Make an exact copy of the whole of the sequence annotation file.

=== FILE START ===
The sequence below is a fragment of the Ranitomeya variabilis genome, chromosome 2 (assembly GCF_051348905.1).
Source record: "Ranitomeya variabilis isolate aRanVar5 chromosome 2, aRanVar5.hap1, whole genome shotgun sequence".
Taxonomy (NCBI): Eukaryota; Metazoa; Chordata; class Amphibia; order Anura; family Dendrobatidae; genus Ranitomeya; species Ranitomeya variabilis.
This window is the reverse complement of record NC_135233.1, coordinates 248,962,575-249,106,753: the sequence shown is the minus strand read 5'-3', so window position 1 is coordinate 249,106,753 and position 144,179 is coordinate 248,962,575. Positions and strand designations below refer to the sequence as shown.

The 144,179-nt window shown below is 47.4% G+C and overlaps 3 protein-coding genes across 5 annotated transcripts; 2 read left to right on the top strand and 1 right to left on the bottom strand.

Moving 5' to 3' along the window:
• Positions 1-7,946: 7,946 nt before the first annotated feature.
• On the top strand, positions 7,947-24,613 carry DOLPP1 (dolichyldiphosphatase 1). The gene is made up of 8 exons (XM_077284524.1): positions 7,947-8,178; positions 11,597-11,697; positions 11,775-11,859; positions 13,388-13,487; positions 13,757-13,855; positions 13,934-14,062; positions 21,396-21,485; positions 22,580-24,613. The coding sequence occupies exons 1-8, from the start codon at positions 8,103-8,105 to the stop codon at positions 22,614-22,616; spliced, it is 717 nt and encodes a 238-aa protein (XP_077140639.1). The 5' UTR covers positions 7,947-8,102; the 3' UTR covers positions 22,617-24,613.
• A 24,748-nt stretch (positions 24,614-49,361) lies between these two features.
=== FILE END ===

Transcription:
The sequence below is a fragment of the Ranitomeya variabilis genome, chromosome 2 (assembly GCF_051348905.1).
Source record: "Ranitomeya variabilis isolate aRanVar5 chromosome 2, aRanVar5.hap1, whole genome shotgun sequence".
Taxonomy (NCBI): Eukaryota; Metazoa; Chordata; class Amphibia; order Anura; family Dendrobatidae; genus Ranitomeya; species Ranitomeya variabilis.
This window is the reverse complement of record NC_135233.1, coordinates 248,962,575-249,106,753: the sequence shown is the minus strand read 5'-3', so window position 1 is coordinate 249,106,753 and position 144,179 is coordinate 248,962,575. Positions and strand designations below refer to the sequence as shown.

The 144,179-nt window shown below is 47.4% G+C and overlaps 3 protein-coding genes across 5 annotated transcripts; 2 read left to right on the top strand and 1 right to left on the bottom strand.

Moving 5' to 3' along the window:
• Positions 1-7,946: 7,946 nt before the first annotated feature.
• On the top strand, positions 7,947-24,613 carry DOLPP1 (dolichyldiphosphatase 1). The gene is made up of 8 exons (XM_077284524.1): positions 7,947-8,178; positions 11,597-11,697; positions 11,775-11,859; positions 13,388-13,487; positions 13,757-13,855; positions 13,934-14,062; positions 21,396-21,485; positions 22,580-24,613. The coding sequence occupies exons 1-8, from the start codon at positions 8,103-8,105 to the stop codon at positions 22,614-22,616; spliced, it is 717 nt and encodes a 238-aa protein (XP_077140639.1). The 5' UTR covers positions 7,947-8,102; the 3' UTR covers positions 22,617-24,613.
• A 24,748-nt stretch (positions 24,614-49,361) lies between these two features.